I believed that I had truly reached my rock bottom during winter break, but what I felt then does not even remotely compare to the absolute emptiness that ate away at me when I returned to campus for the spring semester. The depression continued and was augmented by a debilitating fear that I would be victimized yet again. Every single passing day felt impossible; more than anything, I wanted to die. I spent my time in classes with my eyes glazed over, daydreaming of the many alluring ways I could put myself out of my misery. Imagining my own death was my favorite and only hobby. I felt utterly shattered by the way my institution had dismissed me and treated me like a liar. I didn’t feel safe on campus. I felt worthless. I knew I was worthless. I made a plan. I wrote a note. I imagined my mother getting the phone call that her only child had been found dead. I was at my breaking point. I wasn’t sure what was about to happen, but I knew that I would not be able to hold myself together for much longer.
Then, I gave myself one last desperate shot. I scheduled a meeting with my academic advisor. She had been my professor for an introduction to gender and sexuality class during the fall semester and I always felt safe with her, even when being on campus felt unsafe. I explained to her how the school had effectively silenced me and she agreed that the situation was not dealt with correctly. When classes were canceled due to COVID-19, I moved back into my parents’ house. There, I and my academic advisor met with the Title IX officer and the Assistant Dean of Student Affairs via Zoom. I took the calls sitting on my childhood bed. It was a strange feeling. I finally believed that my institution would see the catastrophic consequences that resulted from the ways in which my case was handled, so sure my college would not brush my concerns aside for a second time. Again, I was mistaken.
On May 20, 2020, I was contacted by my college’s Title IX investigator. Her investigation concluded that the conduct officer’s disbelief at my statement and his failure to report to the Title IX office was a simple miscommunication, and therefore not a Title IX violation. She stated that because the conduct officer had read in the police reports (which were taken while I was under the influence of alcohol, acid, and possibly a date rape drug) that I stated I hadn’t been assaulted, he simply did not realize it was his responsibility to report my allegations to Title IX. I entrusted a college employee with the information that someone had tried to hurt me on campus, and he never reported my allegation. The Title IX investigator has effectively closed my case once again. My institution has cast aside my concerns for a second, heartbreaking time. The conduct officer will continue to have the ability to dismiss the concerns of women like me.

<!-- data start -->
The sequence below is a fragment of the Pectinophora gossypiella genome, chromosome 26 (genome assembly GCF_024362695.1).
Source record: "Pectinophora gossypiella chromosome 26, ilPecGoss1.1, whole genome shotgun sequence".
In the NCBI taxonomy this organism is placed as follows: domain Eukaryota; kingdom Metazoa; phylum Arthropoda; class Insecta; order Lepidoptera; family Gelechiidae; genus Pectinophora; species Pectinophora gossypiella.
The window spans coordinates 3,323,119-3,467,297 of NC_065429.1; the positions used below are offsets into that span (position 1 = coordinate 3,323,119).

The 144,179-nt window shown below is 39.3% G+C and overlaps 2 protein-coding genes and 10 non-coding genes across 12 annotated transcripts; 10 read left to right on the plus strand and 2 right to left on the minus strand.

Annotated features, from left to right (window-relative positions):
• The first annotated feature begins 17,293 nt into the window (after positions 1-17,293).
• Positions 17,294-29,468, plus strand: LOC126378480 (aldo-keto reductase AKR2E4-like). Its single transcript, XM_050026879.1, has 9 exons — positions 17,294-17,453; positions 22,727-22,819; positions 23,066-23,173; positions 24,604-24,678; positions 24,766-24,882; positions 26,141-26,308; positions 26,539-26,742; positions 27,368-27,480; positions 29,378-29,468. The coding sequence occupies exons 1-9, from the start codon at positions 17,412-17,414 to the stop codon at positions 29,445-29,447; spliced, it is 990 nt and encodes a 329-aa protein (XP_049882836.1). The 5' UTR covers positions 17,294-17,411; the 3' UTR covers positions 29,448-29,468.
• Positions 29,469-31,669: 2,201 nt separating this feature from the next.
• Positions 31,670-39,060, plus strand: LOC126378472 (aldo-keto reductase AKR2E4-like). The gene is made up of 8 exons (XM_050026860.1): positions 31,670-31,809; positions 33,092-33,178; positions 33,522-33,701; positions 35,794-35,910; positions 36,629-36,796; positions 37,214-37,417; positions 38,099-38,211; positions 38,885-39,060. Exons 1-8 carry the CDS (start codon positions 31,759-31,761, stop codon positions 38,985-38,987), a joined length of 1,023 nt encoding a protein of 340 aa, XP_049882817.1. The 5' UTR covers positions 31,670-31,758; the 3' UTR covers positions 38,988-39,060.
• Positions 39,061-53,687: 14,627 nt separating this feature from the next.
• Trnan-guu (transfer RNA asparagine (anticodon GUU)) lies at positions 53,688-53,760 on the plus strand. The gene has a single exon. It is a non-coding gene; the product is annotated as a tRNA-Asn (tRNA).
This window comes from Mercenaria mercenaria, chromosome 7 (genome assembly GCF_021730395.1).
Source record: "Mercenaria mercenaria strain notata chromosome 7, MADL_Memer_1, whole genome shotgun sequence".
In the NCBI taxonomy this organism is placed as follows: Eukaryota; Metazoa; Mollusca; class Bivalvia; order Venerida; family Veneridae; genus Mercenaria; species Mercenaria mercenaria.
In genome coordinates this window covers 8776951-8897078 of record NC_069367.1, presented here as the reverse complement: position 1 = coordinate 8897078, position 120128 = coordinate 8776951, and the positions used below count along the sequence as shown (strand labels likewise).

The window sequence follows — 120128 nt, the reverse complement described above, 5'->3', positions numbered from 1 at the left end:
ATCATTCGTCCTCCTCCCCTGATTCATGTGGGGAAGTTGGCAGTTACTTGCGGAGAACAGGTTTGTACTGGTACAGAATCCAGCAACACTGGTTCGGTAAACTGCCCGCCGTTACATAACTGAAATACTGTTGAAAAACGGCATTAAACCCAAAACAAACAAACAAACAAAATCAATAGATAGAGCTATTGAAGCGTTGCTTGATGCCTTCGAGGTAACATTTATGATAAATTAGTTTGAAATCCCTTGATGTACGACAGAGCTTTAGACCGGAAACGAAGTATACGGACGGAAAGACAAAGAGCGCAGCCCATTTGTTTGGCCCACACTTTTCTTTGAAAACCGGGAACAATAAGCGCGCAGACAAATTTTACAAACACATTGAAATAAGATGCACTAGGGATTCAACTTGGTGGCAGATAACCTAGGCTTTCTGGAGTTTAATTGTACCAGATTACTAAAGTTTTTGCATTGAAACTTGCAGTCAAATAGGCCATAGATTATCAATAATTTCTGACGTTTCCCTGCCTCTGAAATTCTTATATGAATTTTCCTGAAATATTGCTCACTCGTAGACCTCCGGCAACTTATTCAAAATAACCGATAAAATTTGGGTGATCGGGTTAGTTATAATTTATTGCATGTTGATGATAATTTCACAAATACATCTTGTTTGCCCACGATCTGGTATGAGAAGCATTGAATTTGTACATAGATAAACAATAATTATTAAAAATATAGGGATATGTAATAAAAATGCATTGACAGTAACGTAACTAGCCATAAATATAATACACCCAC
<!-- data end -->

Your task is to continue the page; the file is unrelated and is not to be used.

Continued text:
On May 6, 2020, the U.S. Department of Education, currently led by Betsy DeVos, had announced sweeping changes to Title IX, a U.S. law prohibiting sex discrimination at federally funded schools, while colleges were preoccupied with the COVID-19 pandemic. Just a few days ago, the new rules went into effect. Among the most extreme changes included instating a new, narrower definition of sexual harassment, limiting institutions’ responsibilities in investigating off-campus assault, and mandating that colleges perform live, in-person hearings with cross-examination of both the accused and the accuser in each sexual harassment investigation. These regulations are dangerous; when victims are unwilling to report, their assailants are able to continue their behavior without consequence. The regulations will not ensure due process through forcing colleges to construct pseudo-courtrooms; they will effectively silence survivors.